It’s also important to understand that advertisers use paid search marketing for different reasons. Not everyone is just trying to increase their number of sales. Here are some of the top reasons advertisers are PPC marketing instead of other online advertising strategies.

The Role of PPC Marketing

The role of PPC in search engine marketing is not just limited to increasing sales, although that’s what many businesses do use it for. With paid search marketing, it allows advertisers to employ a range of different internet marketing strategies, depending on the network they are using.

Increase Brand Awareness

No matter if you’re a small organization or large multinational corporation, making sure people recognize your brand is crucial. If you show anyone the Pepsi or Coca-Cola logo then they’ll instantly be able to tell you the brand even though they both sell very similar products. What’s more amazing is that although 99% of the world already recognizes these brands they still spend millions on marketing every single year.

With PPC marketing, brands can get lots of exposure when people search for keywords related to their brand and the products they sell.

In the example above, the watchmaker BERING is running PPC ads on the keyword “watches”. Every time someone searches for watches the first thing they’ll see is the advert from the company which reinforces their brand name and makes users aware of their products.

When it comes to increasing your brand awareness and exposure, getting your brand to appear in search results for relevant terms is a great way to achieve this.

Generate More Conversions

One of the most important roles of PPC marketing is driving more leads and sales. If companies are spending thousands of dollars a month on internet marketing, then they should expect to make a return on their investment. The only way to do this is by generating more sales and leads from their PPC marketing.

With access to millions of searches from millions of users every single month, PPC marketing is an excellent way for companies to boost their sales with little effort. Compared to other search engine marketing strategies such as SEO, the results are almost instantaneous once set up.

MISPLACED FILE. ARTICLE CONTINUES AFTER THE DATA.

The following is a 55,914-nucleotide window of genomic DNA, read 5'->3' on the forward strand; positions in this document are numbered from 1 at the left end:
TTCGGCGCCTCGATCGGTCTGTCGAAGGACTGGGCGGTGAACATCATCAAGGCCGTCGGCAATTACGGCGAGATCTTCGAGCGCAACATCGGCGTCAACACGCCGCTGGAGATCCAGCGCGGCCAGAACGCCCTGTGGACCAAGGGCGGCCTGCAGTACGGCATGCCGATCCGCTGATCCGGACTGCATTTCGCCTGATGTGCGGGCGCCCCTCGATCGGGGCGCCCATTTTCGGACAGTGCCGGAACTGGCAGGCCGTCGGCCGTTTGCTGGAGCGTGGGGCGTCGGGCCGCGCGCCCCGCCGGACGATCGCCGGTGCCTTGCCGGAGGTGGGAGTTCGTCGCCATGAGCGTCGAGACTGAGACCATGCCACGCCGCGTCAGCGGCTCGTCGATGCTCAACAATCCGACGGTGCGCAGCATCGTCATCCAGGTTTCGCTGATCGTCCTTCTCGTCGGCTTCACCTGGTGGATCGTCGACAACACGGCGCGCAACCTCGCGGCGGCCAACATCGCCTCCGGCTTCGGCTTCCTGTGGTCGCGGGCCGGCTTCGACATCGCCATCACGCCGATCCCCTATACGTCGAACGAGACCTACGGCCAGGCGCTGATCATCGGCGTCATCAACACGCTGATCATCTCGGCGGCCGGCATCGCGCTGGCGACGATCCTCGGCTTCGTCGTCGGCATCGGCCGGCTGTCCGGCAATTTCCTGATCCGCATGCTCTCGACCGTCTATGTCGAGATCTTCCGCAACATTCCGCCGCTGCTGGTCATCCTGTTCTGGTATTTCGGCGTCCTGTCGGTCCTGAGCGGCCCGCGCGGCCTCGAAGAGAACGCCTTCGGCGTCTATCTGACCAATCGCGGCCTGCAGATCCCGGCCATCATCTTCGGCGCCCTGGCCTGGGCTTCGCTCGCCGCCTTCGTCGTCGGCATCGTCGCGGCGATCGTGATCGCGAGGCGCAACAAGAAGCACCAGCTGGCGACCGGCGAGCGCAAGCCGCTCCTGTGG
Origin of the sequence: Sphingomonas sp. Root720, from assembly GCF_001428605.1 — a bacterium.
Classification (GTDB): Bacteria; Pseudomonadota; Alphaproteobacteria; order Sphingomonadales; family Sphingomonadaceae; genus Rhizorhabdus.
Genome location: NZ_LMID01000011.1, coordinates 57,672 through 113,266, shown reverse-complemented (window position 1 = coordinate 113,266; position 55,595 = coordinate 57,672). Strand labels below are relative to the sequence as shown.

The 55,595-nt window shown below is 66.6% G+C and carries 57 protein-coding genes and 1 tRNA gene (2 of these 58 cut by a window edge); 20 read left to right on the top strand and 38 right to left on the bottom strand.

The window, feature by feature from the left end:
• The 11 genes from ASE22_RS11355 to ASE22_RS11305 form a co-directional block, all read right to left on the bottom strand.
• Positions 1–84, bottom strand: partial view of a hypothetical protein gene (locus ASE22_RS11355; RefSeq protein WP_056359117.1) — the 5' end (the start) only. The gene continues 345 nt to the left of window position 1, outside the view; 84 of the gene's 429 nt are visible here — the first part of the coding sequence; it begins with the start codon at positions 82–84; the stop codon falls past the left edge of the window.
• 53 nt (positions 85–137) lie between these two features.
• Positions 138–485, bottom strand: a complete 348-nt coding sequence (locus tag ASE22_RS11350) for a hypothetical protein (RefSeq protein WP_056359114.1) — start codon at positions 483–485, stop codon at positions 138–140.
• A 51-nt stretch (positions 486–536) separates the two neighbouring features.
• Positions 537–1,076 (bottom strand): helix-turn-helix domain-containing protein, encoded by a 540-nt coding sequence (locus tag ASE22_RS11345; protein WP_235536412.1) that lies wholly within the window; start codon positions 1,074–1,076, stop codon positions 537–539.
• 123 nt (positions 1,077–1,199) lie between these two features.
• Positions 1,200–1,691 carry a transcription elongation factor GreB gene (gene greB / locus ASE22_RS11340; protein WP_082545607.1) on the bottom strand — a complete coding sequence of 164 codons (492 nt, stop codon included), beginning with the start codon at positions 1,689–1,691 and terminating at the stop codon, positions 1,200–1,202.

If you have the money to invest in PPC marketing then there’s a good chance you’ll make a healthy return on ad spend with the right management.

Retarget Users

Considering how popular and effective online advertising is, many advertisers are also using it to ensure they get the most out of their advertising budget. One of the most unique strategies of search advertising is that it allows advertisers to retarget users who have previously visited their website.

Whether they initially visited their website via internet marketing or not, many PPC networks such as Facebook and Google allow advertisers to set up retargeting campaigns. This means that advertisers can run specific display campaigns which are aimed at getting these visitors back to their site.

Compared to regular search campaigns, these retargeting (also known as remarketing) campaigns are much cheaper per click. A click on the keyword “car insurance” might cost an advertiser $5 per click, but with remarketing campaigns, these clicks are significantly lower.

If they already invested a lot of money to get a user on their website but they didn’t buy anything, then it’s much cheaper to retarget the same user than new users. This strategy of retargeting users makes PPC marketing an essential part of any advertiser’s search engine marketing strategy.

Expand Your PPC Knowledge

Just getting started in pay-per-click marketing? We’ve got all the guides you need to dominate your industry. No matter if you’ve never done search engine marketing before or are still using cost per thousand impressions advertising, we’ve got plenty of articles that will help take your knowledge to the next level.

Read some of our most popular PPC articles below: